• Kate

Activity of the day: Make pictures, cards and wrappings with leaf and flower hammer art


We really like this activity because it's another one that's really flexible and can be modified to suit everyone (unless they're really Not In The Mood). It can make anything from giant splodges of colour to really delicate leaf imprints, depending upon what you use, how you approach it and how patient you are.


The colours won't last forever as they're stains not dyes so will tend to fade in sunlight or with washing- they make great pictures or cards which will last for months rather than years as a rule- don't expect them to be heirlooms.


You will need:

Paper or plain, pale coloured fabric (yes, this is another use for scrap fabric!)

A hammer or rolling pin

A surface you're happy to hammer onto- preferably not too textured. Putting an old thin cardboard box like a cereal packet onto concrete is a good idea, or rest on a piece of wood.




This is quite a loud activity- people with sensitivities may want ear defenders, and in any case it's more pleasant outside!


1. Pick some leaves or flowers. Grass stems and dry-feeling leaves and flowers tend to make crisp images; very fleshy leaves or flowers tend to make a bit of a squishy blob.


2. Arrange them on half of your piece of cloth or paper



3. Fold the cloth or paper over to cover the leaves or flowers

4. Hammer carefully all over the leaves or flowers until you can see the outlines through your material



5. Open the paper or cloth back up, and gently pick off the leaves. You may find this step easier if you wait until the pieces have dried off a bit (and yes, this has magically turned into a completely different leaf picture!)



6. Repeat all the steps if you want to add more pieces.


7. Once you're happy with your picture, leave it to dry. You could then cut out pieces to use on birthday or get well soon cards, use larger pieces of fabric to wrap presents, or hang the pictures on your wall... or whatever else you like!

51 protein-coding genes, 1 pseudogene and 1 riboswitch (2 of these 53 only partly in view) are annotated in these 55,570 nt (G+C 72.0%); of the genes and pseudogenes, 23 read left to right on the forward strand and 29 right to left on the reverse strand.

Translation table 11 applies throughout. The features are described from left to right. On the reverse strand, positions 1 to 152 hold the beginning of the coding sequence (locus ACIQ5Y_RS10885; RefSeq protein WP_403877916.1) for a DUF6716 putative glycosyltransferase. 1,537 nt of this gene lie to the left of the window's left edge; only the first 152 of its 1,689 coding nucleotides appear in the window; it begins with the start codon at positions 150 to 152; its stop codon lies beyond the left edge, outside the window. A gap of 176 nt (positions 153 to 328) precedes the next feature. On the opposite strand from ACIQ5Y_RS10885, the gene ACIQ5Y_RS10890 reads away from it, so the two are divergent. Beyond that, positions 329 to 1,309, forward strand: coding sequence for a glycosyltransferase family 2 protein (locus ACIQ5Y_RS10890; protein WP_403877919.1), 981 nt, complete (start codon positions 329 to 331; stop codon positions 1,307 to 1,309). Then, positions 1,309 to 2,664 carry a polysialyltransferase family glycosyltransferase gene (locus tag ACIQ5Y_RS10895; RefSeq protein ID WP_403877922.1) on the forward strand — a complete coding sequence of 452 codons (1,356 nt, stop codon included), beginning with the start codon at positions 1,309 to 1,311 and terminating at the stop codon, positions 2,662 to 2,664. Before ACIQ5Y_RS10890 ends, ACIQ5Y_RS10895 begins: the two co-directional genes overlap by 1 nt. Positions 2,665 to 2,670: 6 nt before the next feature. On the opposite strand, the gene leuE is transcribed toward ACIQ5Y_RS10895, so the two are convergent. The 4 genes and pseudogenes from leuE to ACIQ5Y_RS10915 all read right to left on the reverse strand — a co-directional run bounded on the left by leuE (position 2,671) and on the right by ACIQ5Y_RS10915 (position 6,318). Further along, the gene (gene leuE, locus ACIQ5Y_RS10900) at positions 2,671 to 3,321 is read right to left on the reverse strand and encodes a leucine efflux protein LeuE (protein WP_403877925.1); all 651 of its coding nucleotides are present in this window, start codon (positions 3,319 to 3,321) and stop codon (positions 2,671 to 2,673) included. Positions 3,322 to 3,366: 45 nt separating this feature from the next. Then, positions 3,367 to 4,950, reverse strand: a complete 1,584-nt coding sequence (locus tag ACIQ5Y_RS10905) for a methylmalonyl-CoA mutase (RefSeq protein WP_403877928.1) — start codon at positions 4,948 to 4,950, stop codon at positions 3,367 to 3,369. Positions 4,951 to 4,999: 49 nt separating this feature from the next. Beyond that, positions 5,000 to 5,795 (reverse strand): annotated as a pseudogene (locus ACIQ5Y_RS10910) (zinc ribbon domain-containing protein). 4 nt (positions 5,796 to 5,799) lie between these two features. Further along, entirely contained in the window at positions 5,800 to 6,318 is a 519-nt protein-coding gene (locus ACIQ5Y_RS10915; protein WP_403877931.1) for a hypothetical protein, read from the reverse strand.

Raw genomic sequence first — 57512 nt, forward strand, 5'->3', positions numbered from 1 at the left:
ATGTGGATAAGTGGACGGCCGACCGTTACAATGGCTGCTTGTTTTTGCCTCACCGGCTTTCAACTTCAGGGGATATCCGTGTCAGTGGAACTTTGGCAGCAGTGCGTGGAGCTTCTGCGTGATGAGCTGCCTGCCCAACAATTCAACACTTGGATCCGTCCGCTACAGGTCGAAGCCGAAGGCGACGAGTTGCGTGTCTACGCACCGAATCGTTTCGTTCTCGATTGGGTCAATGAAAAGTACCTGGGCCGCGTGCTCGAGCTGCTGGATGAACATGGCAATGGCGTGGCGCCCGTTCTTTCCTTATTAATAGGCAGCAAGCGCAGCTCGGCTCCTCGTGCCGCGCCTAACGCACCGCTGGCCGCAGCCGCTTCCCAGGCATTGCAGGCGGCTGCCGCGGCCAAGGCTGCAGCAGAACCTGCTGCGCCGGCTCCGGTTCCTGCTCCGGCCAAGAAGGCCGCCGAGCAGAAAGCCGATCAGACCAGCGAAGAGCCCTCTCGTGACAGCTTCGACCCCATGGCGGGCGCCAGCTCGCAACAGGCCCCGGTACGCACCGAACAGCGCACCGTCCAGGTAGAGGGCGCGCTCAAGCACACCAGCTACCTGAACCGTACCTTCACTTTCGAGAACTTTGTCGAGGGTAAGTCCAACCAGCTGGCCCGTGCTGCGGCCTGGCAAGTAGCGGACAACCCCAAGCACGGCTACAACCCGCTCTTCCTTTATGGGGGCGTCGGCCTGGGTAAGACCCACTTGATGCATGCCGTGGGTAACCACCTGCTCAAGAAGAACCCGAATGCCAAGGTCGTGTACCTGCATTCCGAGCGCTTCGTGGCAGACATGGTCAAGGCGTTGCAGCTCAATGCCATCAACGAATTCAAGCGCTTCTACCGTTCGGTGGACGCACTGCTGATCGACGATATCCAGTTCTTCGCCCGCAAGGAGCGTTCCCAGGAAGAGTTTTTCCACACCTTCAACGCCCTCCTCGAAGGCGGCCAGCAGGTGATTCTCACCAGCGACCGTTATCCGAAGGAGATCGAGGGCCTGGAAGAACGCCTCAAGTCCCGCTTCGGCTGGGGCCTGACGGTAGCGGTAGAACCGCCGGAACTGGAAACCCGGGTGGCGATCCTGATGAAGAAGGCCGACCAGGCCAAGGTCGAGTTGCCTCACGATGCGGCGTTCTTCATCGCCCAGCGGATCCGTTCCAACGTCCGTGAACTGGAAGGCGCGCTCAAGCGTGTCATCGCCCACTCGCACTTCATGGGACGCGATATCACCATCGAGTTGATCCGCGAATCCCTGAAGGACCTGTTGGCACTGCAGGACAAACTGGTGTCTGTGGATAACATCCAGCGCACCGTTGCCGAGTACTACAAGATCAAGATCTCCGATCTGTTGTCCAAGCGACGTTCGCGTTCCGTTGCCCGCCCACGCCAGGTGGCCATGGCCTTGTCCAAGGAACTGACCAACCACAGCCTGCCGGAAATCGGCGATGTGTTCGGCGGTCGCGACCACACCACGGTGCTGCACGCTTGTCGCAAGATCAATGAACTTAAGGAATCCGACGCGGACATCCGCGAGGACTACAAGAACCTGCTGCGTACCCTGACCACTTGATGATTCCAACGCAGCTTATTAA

Troubleshooting:


People who haven't had much practice with hammers or who have difficulty with coordination tend to hit wonky, using the corner rather than the flat face of the hammer. This will make small crescent shapes instead of round shapes as they hit and makes crushing the leaves difficult. You can encourage practicing hitting straight to make circles not crescents, or switch to rolling with a rolling pin if hammering gets too frustrating. A rolling pin is less effective with hard, delicate or dryish leaves than a hammer, but works well with wetter, softer leaves and flowers.


Paper will tend to tear if hit with a corner of a hammer repeatedly. If this is an issue, either switch to a rolling pin or use fabric, which is a lot more forgiving of wonky hitting.


Different weights and absorbencies of paper and fabric work best with different kinds of leaves and flowers. Printer paper isn't very absorbent, so fleshy flowers can make quite a mess (depending on your definition of "mess"- one of us likes the spatter patterns you get). Thicker canvas will make a tidier imprint of these kinds of flower- but is harder to get a good image of drier herbs or intricate flowers onto. I like using shirt-weight fabrics and old sheeting because you can make prints of tiny delicate flowers and get whole leaf vein systems to show. The kids prefer paper "because it sticks better on my wall".




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